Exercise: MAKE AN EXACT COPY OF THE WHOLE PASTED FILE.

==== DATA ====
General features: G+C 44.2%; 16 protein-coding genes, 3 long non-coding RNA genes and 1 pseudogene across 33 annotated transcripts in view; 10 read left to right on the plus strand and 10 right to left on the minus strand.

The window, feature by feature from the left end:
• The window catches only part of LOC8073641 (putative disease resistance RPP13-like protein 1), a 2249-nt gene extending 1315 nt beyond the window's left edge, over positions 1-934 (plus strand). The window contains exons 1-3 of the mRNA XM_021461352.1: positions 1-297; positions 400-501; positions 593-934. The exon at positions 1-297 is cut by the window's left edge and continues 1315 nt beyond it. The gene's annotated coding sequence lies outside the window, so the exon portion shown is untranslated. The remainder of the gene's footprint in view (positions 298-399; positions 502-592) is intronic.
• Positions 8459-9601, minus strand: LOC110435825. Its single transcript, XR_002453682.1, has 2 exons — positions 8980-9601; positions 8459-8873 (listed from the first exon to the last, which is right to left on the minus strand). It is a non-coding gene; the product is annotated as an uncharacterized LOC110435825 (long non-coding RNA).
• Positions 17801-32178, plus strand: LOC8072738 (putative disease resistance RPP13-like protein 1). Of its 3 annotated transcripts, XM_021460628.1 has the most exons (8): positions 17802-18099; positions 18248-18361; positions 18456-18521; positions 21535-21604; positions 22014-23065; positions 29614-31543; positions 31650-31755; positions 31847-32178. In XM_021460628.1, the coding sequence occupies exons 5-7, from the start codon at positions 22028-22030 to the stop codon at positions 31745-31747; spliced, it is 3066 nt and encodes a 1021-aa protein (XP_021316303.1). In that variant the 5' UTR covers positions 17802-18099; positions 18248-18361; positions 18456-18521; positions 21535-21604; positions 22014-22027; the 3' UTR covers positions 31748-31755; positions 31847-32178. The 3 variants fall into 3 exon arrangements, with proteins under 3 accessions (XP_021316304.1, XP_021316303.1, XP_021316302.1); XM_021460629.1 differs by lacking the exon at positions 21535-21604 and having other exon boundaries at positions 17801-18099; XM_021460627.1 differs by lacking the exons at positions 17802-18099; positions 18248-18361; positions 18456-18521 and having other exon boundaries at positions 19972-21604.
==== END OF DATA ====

General features: G+C 44.2%; 16 protein-coding genes, 3 long non-coding RNA genes and 1 pseudogene across 33 annotated transcripts in view; 10 read left to right on the plus strand and 10 right to left on the minus strand.

The window, feature by feature from the left end:
• The window catches only part of LOC8073641 (putative disease resistance RPP13-like protein 1), a 2249-nt gene extending 1315 nt beyond the window's left edge, over positions 1-934 (plus strand). The window contains exons 1-3 of the mRNA XM_021461352.1: positions 1-297; positions 400-501; positions 593-934. The exon at positions 1-297 is cut by the window's left edge and continues 1315 nt beyond it. The gene's annotated coding sequence lies outside the window, so the exon portion shown is untranslated. The remainder of the gene's footprint in view (positions 298-399; positions 502-592) is intronic.
• Positions 8459-9601, minus strand: LOC110435825. Its single transcript, XR_002453682.1, has 2 exons — positions 8980-9601; positions 8459-8873 (listed from the first exon to the last, which is right to left on the minus strand). It is a non-coding gene; the product is annotated as an uncharacterized LOC110435825 (long non-coding RNA).
• Positions 17801-32178, plus strand: LOC8072738 (putative disease resistance RPP13-like protein 1). Of its 3 annotated transcripts, XM_021460628.1 has the most exons (8): positions 17802-18099; positions 18248-18361; positions 18456-18521; positions 21535-21604; positions 22014-23065; positions 29614-31543; positions 31650-31755; positions 31847-32178. In XM_021460628.1, the coding sequence occupies exons 5-7, from the start codon at positions 22028-22030 to the stop codon at positions 31745-31747; spliced, it is 3066 nt and encodes a 1021-aa protein (XP_021316303.1). In that variant the 5' UTR covers positions 17802-18099; positions 18248-18361; positions 18456-18521; positions 21535-21604; positions 22014-22027; the 3' UTR covers positions 31748-31755; positions 31847-32178. The 3 variants fall into 3 exon arrangements, with proteins under 3 accessions (XP_021316304.1, XP_021316303.1, XP_021316302.1); XM_021460629.1 differs by lacking the exon at positions 21535-21604 and having other exon boundaries at positions 17801-18099; XM_021460627.1 differs by lacking the exons at positions 17802-18099; positions 18248-18361; positions 18456-18521 and having other exon boundaries at positions 19972-21604.